Powerhouse Score: 38.3
Hargrave has the second-most active players suiting up on Sundays, but its players have had more of an impact than those of Aquinas. With six first-round picks and two Pro Bowlers, it’s easy to see why the Tigers rank so highly on this list.
The best active players include cornerback Carlos Rogers, who has 17 career interceptions, and New York Jets former first-round pick, outside linebacker Quinton Coples, who has 16.5 sacks in his first three NFL seasons.
Hargrave does have a potential future Hall of Famer. A key to the “Greatest Show on Turf,” receiver Torry Holt was a rookie when the St. Louis Rams won Super Bowl XXXIV. From his second through ninth seasons, Holt recorded at least 81 receptions, 1,188 yards and four touchdowns every year.
His best campaign came in 2003, when he led the league with 117 receptions for 1,696 yards and 12 touchdowns. The one they call Big Game made the Pro Bowl seven times and was named a first-team All-Pro once.
Other Notable Alumni: Solomon Page, OL, 1999-03; Charles Grant, DE, 2002-09; Leonard Pope, TE, 2006-12.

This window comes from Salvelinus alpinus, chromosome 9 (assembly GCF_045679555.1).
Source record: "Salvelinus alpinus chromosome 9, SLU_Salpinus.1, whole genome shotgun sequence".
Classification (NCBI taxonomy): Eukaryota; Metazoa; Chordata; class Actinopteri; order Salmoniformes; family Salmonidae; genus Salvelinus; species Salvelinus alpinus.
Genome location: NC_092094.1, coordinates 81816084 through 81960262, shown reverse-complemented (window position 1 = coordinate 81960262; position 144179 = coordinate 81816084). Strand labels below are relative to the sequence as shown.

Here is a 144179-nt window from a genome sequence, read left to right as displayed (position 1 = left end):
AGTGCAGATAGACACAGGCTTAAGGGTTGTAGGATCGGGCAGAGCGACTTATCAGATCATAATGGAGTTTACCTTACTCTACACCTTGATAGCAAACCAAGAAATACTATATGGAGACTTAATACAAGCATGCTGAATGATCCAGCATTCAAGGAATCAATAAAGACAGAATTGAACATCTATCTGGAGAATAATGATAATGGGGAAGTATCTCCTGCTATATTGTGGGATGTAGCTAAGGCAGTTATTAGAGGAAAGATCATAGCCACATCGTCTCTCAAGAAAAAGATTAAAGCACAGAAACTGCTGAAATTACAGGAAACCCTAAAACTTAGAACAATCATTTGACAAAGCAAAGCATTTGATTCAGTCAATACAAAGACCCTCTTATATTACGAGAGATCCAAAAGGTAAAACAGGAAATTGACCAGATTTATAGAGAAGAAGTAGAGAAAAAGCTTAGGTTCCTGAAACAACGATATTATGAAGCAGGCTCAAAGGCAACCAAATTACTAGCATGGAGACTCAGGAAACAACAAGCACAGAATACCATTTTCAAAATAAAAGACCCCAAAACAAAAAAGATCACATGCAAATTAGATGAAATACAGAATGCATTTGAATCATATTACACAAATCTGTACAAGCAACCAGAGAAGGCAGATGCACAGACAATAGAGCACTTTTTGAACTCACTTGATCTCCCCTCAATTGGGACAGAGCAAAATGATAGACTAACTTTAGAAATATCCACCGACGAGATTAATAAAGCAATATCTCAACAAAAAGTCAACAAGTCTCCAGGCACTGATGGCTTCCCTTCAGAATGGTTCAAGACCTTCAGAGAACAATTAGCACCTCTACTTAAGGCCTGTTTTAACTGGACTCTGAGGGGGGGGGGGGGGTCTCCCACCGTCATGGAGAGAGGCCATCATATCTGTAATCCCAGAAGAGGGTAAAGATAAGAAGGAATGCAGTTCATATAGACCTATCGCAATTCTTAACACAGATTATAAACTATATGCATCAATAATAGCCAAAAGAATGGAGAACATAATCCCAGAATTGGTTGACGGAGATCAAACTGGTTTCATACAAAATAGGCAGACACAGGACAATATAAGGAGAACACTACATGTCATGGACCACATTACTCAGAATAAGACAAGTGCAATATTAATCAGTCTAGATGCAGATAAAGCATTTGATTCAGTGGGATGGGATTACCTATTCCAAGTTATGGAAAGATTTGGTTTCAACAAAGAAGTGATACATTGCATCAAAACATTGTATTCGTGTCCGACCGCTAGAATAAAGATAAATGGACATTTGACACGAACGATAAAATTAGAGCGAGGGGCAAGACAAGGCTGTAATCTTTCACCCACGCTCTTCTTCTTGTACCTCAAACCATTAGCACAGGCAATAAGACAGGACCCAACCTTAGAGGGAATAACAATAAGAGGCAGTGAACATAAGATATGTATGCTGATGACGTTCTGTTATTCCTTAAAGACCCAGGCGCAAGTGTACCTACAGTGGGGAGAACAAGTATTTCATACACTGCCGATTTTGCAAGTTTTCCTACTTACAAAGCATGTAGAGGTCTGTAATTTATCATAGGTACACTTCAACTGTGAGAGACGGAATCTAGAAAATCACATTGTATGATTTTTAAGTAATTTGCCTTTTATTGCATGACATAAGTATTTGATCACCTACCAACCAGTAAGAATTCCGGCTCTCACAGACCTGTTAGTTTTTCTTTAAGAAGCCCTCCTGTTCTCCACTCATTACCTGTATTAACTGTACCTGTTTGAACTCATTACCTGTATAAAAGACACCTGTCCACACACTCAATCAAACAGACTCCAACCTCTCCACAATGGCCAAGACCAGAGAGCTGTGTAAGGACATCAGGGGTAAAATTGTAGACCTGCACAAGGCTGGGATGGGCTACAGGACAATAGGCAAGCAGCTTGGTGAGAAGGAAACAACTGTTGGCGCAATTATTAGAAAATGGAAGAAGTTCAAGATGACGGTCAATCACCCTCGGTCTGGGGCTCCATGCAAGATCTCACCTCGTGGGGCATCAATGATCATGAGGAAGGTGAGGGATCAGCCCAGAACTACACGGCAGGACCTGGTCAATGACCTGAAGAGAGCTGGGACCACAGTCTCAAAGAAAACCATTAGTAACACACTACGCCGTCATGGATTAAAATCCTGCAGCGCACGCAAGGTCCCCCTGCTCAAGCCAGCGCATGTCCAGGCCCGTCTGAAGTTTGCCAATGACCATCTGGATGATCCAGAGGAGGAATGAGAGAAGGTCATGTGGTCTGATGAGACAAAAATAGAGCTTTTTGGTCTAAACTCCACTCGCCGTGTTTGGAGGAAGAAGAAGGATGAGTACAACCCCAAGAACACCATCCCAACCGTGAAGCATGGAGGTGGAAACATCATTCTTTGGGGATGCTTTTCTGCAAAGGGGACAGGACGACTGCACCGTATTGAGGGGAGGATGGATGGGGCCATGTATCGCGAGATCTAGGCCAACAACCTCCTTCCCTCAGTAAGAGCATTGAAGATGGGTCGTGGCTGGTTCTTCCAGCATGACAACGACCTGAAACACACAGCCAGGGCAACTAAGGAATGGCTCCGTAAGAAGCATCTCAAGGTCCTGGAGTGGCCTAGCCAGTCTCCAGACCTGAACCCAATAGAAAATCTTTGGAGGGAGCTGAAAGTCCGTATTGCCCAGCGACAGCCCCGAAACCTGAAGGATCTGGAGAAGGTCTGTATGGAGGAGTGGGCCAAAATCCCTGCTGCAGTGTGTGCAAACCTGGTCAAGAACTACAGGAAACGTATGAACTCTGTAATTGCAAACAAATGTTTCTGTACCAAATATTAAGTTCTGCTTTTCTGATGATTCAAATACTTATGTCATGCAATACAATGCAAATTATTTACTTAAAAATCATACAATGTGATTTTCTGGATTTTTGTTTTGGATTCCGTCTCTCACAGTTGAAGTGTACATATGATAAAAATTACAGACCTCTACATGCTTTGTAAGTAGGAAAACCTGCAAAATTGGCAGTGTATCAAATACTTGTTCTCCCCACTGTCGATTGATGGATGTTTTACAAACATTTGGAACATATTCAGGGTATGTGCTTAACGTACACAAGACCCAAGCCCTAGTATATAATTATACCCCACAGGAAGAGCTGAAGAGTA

2. Long Beach Polytechnic Jackrabbits (Long Beach, Calif.)
Powerhouse Score: 58.0
With by far the most NFL players, Long Beach Poly has put a football player on nearly every roster throughout the years. From end Jim Lawson and running back Don Hill in the 1920s to defensive tackle Jurrell Casey and receiver DeSean Jackson currently, the Jackrabbits have been represented in every decade the NFL has been around.
That is beyond impressive—it’s almost unbelievable.
Jackson is the best Poly alum currently in the NFL. He’s led the NFL in yards per catch twice, including last season with Washington. Plus, Jackson’s punt return ability early in his career was matched by few in the league. The former Cal-Berkeley standout took four punts back for a touchdown in his first three seasons—he led the NFL in 2009, averaging 15.2 yards per return.
Casey is a force as a pass-rusher, and tight end Marcedes Lewis has been a steady contributor for the Jacksonville Jaguars since being taken 28th overall in the 2006 draft.